Education Policy | Post Primary | Preschool | Primary | Tertiary | Search

 

New Dental Degree At AUT

A new dental therapy degree launched in Auckland today is expected to have a significant impact in reversing a major decline in oral health of New Zealand children and youth.

Northland currently has the highest rate of tooth decay. Last month, 200 infants were waiting to go to Whangarei Hospital to have their milk teeth removed.

Auckland University of Technology is offering the three-year Bachelor of Health Science in Oral Health degree from February 2002, in response to nationwide demand for qualified dental therapists. The number of dental therapists in this country has fallen from 900 in 1990 to around 550 and the workforce is ageing.

Minister of Health Annette King says she is very concerned at the declining number of dental therapists and welcomes the opportunities the new Oral Health degree will provide for a better dental workforce in the future.

“Also of great concern is the increasing age of the current workforce and the growing wait for dental treatment for children,” Annette King says.

“The Health Professionals Competency Assurance Bill will see dental therapists registered for the first time in the 85 year history of the profession in New Zealand. I believe this will bring new opportunities for dental therapists to provide outstanding service to New Zealanders.”

Waitemata Health has experienced a shortage of dental therapists for several years, which has threatened its ability to maintain an effective dental service. As WHL is the largest employer of dental therapists, this poses a threat to other school dental services nationwide.

“This is an exciting opportunity to play a huge part in reversing the decline in oral health of New Zealand children,” says AUT Dean, Faculty of Health Studies, Professor Max Abbott.

“The BHSc in Oral Health is designed to prepare graduates to fill the growing number of positions that are becoming available in our schools and public health service,” he says.

“Having a programme that is easily accessible to Auckland and Northland students will ensure a greater number of graduates work within these areas where their skills needed the most.”

The dental therapy programme is a major departure from the old ‘dental nurse’ system. The training is longer and leads to a Bachelor of Science degree. Graduates working in the public health service can treat all age groups.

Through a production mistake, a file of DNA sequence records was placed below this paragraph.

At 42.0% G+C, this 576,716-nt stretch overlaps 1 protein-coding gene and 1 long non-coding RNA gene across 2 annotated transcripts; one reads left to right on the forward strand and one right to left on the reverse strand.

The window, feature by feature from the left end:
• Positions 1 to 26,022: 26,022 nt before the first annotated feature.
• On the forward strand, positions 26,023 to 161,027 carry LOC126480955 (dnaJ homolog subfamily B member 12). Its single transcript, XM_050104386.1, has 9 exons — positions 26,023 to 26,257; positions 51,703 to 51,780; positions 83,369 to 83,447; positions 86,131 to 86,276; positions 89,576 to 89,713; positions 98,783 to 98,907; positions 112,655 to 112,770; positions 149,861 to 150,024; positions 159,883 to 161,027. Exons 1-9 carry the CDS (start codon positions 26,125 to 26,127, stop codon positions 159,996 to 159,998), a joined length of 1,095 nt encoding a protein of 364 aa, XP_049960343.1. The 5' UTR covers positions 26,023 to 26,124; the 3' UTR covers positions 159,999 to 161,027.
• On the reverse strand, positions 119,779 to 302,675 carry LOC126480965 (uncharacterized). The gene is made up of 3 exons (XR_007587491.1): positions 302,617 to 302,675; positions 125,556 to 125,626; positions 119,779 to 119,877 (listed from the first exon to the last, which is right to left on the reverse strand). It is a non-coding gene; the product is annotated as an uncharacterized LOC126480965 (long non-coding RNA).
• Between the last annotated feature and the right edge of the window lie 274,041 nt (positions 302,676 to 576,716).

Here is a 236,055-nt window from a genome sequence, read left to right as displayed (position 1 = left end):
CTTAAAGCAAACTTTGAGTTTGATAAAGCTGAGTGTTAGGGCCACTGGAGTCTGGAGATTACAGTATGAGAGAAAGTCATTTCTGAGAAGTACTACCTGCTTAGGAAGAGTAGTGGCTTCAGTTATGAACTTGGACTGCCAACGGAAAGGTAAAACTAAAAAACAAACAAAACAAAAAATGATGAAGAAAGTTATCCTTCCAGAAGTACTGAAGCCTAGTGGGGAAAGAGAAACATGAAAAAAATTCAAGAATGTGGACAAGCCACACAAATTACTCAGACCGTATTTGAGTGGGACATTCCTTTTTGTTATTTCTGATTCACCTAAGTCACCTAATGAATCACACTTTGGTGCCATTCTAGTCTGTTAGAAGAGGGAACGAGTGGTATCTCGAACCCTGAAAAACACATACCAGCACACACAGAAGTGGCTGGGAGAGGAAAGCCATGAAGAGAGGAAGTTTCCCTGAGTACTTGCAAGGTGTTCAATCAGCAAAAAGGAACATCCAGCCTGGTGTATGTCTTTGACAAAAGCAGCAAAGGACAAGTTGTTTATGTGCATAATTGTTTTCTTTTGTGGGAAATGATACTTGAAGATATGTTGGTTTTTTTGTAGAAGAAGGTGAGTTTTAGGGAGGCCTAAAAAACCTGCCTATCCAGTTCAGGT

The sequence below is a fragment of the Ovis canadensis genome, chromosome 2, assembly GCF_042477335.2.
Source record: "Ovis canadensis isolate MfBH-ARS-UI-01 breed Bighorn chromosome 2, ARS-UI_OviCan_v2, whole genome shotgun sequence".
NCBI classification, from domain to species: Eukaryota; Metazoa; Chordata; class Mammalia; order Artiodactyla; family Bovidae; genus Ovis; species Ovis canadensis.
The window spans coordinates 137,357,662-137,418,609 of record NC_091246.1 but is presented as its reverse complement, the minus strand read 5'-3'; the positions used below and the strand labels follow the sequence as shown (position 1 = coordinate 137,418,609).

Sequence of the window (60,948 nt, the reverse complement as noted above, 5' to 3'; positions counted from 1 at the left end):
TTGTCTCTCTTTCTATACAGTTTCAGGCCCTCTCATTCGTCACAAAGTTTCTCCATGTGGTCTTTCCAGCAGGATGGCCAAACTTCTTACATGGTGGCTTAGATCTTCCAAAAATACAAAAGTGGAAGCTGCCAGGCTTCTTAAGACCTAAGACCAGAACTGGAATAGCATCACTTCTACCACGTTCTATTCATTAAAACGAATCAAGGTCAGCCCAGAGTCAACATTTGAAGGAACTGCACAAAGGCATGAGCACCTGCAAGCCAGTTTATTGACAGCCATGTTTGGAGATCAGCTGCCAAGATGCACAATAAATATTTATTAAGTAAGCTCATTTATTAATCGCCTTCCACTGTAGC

The degree opens up new employment opportunities for New Zealanders including Maori and Pacific Island peoples.

The AUT training, located at its Akoranga Campus on Auckland’s North Shore, makes it more accessible for students living in areas such as Northland.

The location is welcomed by Waitemata Health, which was concerned that the existing dental training at Otago University was geographically inaccessible and unaffordable to many, particularly for Maori and Pacific students and others from northern areas.

The new degree includes on-campus learning as well as off-campus clinical experience.

Ends

© Scoop Media

 
 
 
Culture Headlines | Health Headlines | Education Headlines

 

Howard Davis: Roddy Doyle's Grim and Gritty Rosie

Although it was completed over two years ago, Roddy Doyle's first original screenplay in over eighteen years has only just arrived in New Zealand. It's been well worth the wait. More>>

Simon Nathan: No Ordinary In-Laws

The title of this short memoir by Keith Ovenden is misleading – it would be better called “Bill, Shirley and me” as it is an account of Ovenden’s memories of his parents-in-law, Bill Sutch and Shirley Smith. His presence is pervasive through the book. All three participants are (or were) eloquent, strongly-opinionated intellectuals who have made significant contributions to different aspects of New Zealand life. Their interactions were often complex and difficult... More>>

 
 
 
 
 
 

LATEST HEADLINES

  • CULTURE
  • HEALTH
  • EDUCATION
 


 
  • Wellington
  • Christchurch
  • Auckland